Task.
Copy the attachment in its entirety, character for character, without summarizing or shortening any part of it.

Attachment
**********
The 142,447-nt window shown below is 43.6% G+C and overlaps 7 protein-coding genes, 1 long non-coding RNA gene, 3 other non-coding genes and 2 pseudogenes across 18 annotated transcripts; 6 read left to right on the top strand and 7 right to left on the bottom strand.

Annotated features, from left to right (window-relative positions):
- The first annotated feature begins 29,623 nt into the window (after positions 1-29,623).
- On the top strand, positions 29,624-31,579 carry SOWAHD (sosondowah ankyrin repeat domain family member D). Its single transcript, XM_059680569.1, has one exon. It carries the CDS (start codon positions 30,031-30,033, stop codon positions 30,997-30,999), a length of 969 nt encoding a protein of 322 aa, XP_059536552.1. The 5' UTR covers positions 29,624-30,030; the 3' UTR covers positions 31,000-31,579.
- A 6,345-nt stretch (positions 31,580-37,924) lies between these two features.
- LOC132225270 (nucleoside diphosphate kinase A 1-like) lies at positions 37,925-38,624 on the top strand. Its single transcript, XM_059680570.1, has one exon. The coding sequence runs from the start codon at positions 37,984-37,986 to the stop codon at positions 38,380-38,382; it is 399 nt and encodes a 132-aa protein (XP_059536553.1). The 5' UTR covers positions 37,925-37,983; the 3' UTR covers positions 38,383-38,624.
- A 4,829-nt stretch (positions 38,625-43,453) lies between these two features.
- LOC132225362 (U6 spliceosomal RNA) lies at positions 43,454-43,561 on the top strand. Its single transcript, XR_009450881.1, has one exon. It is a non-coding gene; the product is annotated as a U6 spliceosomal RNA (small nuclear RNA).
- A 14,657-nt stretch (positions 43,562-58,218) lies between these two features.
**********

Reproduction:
The 142,447-nt window shown below is 43.6% G+C and overlaps 7 protein-coding genes, 1 long non-coding RNA gene, 3 other non-coding genes and 2 pseudogenes across 18 annotated transcripts; 6 read left to right on the top strand and 7 right to left on the bottom strand.

Annotated features, from left to right (window-relative positions):
- The first annotated feature begins 29,623 nt into the window (after positions 1-29,623).
- On the top strand, positions 29,624-31,579 carry SOWAHD (sosondowah ankyrin repeat domain family member D). Its single transcript, XM_059680569.1, has one exon. It carries the CDS (start codon positions 30,031-30,033, stop codon positions 30,997-30,999), a length of 969 nt encoding a protein of 322 aa, XP_059536552.1. The 5' UTR covers positions 29,624-30,030; the 3' UTR covers positions 31,000-31,579.
- A 6,345-nt stretch (positions 31,580-37,924) lies between these two features.
- LOC132225270 (nucleoside diphosphate kinase A 1-like) lies at positions 37,925-38,624 on the top strand. Its single transcript, XM_059680570.1, has one exon. The coding sequence runs from the start codon at positions 37,984-37,986 to the stop codon at positions 38,380-38,382; it is 399 nt and encodes a 132-aa protein (XP_059536553.1). The 5' UTR covers positions 37,925-37,983; the 3' UTR covers positions 38,383-38,624.
- A 4,829-nt stretch (positions 38,625-43,453) lies between these two features.
- LOC132225362 (U6 spliceosomal RNA) lies at positions 43,454-43,561 on the top strand. Its single transcript, XR_009450881.1, has one exon. It is a non-coding gene; the product is annotated as a U6 spliceosomal RNA (small nuclear RNA).
- A 14,657-nt stretch (positions 43,562-58,218) lies between these two features.